In accordance with at least one embodiment of the present invention, a method for reducing radio frequency interference (RFI) in a discrete multitone (DMT) modulated signal is provided. The method comprises the steps of identifying one or more bins of a plurality of DMT bins of the signal as corrupted by RFI based at least in part on a comparison of a RFI canceller coefficient associated with each bin and a predetermined threshold, the RFI canceller coefficient being representative of a correlation between noise at the bin and RFI at a reference bin and selecting at least one reference bin from the one or more corrupted bins based at least in part on a comparison of the RFI canceller coefficient of the one or more corrupted bins. The method further comprises the step of estimating, for the at least one corrupted bin, an RFI disturbance at the corrupted bin based at least in part on the RFI canceller coefficient of the corrupted bin and a noise error of a reference bin proximate to the bin.

In accordance with another embodiment of the present invention, a system for reducing radio frequency interference (RFI) in a discrete multitone (DMT) modulated signal is provided. The system comprises an RFI detection module adapted to identify one or more bins of a plurality of DMT bins of the signal as corrupted by RFI based at least in part on a comparison of a RFI canceller coefficient associated with each bin and a predetermined threshold, the RFI canceller coefficient being representative of a correlation between noise at the bin and RFI at a reference bin and select at least one reference bin from the one or more corrupted bins based at least in part on a comparison of the RFI canceller coefficient of the one or more corrupted bins. The system further comprises an RFI estimation module being adapted to estimate, for the at least one corrupted bin, an RFI disturbance at the corrupted bin based at least in part on the RFI canceller coefficient of the corrupted bin and a noise error of a reference bin proximate to the bin.

In accordance with yet another embodiment of the present invention, a computer readable medium is provided. The computer readable medium comprises a set of executable instructions adapted to manipulate a processor to identify one or more bins of a plurality of DMT bins of the signal as corrupted by RFI based at least in part on a comparison of a RFI canceller coefficient associated with each bin and a predetermined threshold, the RFI canceller coefficient being representative of a correlation between noise at the bin and RFI at a reference bin, select at least one reference bin from the one or more corrupted bins based at least in part on a comparison of the RFI canceller coefficient of the one or more corrupted bins, and estimate, for the at least one corrupted bin, an RFI disturbance at the corrupted bin based at least in part on the RFI canceller coefficient of the corrupted bin and a noise error of a reference bin proximate to the bin.

Still further features and advantages of the present invention are identified in the ensuing description, with reference to the drawings identified below.

BRIEF DESCRIPTION OF THE DRAWINGS

The purpose and advantages of the present invention will be apparent to those of ordinary skill in the art from the following detailed description in conjunction with the appended drawings in which like reference characters are used to indicate like elements, and in which:

FIG. 1 is a schematic diagram illustrating an exemplary DSL system utilizing an adaptive RFI canceller in accordance with at least one embodiment of the present invention.

FIG. 2 is a graph diagram illustrating an exemplary DMT scheme in accordance with at least one embodiment of the present invention.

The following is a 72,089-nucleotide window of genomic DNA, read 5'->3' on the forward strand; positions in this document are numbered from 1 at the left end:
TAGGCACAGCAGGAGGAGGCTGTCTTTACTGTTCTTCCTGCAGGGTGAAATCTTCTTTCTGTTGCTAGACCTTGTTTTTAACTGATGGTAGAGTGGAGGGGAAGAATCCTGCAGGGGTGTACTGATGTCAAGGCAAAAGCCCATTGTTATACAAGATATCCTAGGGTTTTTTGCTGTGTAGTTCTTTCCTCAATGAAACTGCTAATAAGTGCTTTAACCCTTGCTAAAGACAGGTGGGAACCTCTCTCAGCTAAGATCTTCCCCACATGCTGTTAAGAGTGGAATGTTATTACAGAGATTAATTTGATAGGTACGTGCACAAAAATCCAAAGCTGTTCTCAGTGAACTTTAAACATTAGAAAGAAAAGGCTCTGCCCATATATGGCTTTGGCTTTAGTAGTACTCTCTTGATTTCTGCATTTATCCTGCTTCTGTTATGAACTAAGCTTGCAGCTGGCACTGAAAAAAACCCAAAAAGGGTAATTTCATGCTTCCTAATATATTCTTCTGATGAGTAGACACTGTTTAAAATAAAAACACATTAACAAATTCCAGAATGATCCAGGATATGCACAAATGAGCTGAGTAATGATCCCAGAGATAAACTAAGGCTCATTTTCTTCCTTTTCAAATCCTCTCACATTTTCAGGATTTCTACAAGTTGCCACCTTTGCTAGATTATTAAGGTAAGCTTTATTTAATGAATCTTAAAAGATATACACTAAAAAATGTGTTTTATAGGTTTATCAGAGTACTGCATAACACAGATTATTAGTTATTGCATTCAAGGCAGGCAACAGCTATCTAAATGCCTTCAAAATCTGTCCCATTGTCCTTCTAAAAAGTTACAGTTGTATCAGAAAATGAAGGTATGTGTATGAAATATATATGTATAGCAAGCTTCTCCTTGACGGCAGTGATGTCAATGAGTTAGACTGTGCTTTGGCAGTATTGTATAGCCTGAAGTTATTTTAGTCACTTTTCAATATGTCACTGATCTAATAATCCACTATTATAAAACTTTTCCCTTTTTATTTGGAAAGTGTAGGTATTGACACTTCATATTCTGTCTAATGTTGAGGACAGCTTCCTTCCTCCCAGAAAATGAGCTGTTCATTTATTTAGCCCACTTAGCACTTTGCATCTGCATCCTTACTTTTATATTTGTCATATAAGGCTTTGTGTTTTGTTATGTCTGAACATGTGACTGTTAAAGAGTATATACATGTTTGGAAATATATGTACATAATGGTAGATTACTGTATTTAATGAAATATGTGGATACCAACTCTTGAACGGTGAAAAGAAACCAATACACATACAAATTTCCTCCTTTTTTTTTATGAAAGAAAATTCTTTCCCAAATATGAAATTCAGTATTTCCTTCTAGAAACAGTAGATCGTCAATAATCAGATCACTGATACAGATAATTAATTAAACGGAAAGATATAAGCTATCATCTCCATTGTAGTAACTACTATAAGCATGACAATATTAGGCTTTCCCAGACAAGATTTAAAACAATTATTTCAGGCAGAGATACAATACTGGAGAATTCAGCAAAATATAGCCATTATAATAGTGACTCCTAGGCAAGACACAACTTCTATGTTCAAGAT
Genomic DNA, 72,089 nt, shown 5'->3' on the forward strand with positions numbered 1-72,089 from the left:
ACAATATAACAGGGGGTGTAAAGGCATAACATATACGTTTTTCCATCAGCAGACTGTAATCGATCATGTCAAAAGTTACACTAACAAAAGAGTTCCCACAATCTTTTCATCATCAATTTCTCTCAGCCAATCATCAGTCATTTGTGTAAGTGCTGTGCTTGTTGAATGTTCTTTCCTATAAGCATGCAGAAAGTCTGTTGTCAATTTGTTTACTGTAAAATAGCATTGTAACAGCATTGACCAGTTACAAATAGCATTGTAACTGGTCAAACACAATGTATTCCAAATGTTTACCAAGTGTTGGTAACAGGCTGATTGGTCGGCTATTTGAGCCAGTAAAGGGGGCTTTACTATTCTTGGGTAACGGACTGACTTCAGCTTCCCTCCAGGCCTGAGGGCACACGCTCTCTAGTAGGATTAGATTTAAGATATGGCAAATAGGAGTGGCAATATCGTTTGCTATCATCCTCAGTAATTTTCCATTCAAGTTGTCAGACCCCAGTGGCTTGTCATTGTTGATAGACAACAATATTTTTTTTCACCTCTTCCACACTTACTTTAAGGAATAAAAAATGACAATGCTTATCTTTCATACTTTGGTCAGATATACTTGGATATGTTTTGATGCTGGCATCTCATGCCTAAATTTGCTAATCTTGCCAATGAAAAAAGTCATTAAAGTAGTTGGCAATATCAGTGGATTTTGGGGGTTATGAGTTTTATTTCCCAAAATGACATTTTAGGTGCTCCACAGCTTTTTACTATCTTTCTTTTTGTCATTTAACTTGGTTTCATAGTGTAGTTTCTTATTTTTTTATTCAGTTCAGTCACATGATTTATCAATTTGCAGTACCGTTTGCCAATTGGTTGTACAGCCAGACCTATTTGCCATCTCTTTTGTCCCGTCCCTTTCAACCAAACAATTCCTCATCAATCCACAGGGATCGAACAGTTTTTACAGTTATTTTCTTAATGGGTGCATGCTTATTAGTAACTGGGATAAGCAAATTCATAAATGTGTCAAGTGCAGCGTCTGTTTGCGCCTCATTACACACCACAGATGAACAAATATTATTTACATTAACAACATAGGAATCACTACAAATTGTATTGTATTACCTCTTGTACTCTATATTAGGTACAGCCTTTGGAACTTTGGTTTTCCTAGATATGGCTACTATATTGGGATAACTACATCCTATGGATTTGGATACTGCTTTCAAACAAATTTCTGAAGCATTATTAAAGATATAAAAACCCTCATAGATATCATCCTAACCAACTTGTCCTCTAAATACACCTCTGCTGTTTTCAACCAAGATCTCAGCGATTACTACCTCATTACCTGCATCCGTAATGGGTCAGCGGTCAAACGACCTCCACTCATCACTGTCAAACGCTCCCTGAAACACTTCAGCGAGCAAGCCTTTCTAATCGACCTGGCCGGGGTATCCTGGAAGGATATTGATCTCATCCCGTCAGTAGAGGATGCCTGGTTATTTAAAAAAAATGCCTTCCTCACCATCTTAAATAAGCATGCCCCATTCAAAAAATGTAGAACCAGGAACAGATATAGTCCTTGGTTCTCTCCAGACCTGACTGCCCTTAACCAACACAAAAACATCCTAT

FIG. 3 is a flow diagram illustrating an exemplary RFI disturbance detection process in accordance with at least one embodiment of the present invention.

FIG. 4 is a flow diagram illustrating an exemplary RFI disturbance estimation process in accordance with at least one embodiment of the present invention.

FIG. 5 is a flow diagram illustrating an exemplary RFI disturbance correction process in accordance with at least one embodiment of the present invention.

DETAILED DESCRIPTION OF THE INVENTION

The following description is intended to convey a thorough understanding of the present invention by providing a number of specific embodiments and details involving adaptive RFI reduction in xDSL and other DMT-based data transmission systems. It is understood, however, that the present invention is not limited to these specific embodiments and details, which are exemplary only. It is further understood that one possessing ordinary skill in the art, in light of known systems and methods, would appreciate the use of the invention for its intended purposes and benefits in any number of alternative embodiments, depending upon specific design and other needs.

FIGS. 1–5 illustrate various mechanisms for the adaptive cancellation of radio frequency interference (RFI) in Discrete Multitone (DMT) modulated signal transmissions systems. In at least one embodiment of the present invention, RFI introduced by one or more RFI disturbers (e.g., ham radios) into a DMT modulated signal may be detected by calculating an RFI canceller coefficient for some or all of the DMT bins of the signal, where the RFI canceller coefficient represents the correlation between the noise at the corrupted bin and the reference RFI noise. In at least one embodiment, the RFI canceller coefficients for the corrupted bins are calculated using an LMS adaptation process. Those bins where the magnitude of the corresponding RFI canceller coefficient is greater than a certain threshold may be marked as corrupted by RFI. Further, one or more bins having RFI canceller coefficients with the largest magnitudes may be marked as reference disturber bins. The noise (e.g., error) present in the identified reference disturber bins may be determined using, for example, the slicer error for the corresponding bin. The RFI disturbance at some or all of the corrupted bins then may be estimated based at least in part on the error of the reference disturber bin proximal to the corrupted bin and the RFI canceller coefficient for the corrupted bin. The received signal then may be adjusted based on the RFI estimations for some or all of the corrupted bins to reduce or eliminate the RFI disturbance in the signal. Although exemplary embodiments of the present invention are discussed below in the context of an xDSL system, the present invention may be beneficially utilized in other DMT-based systems without departing from the spirit or the scope of the present invention.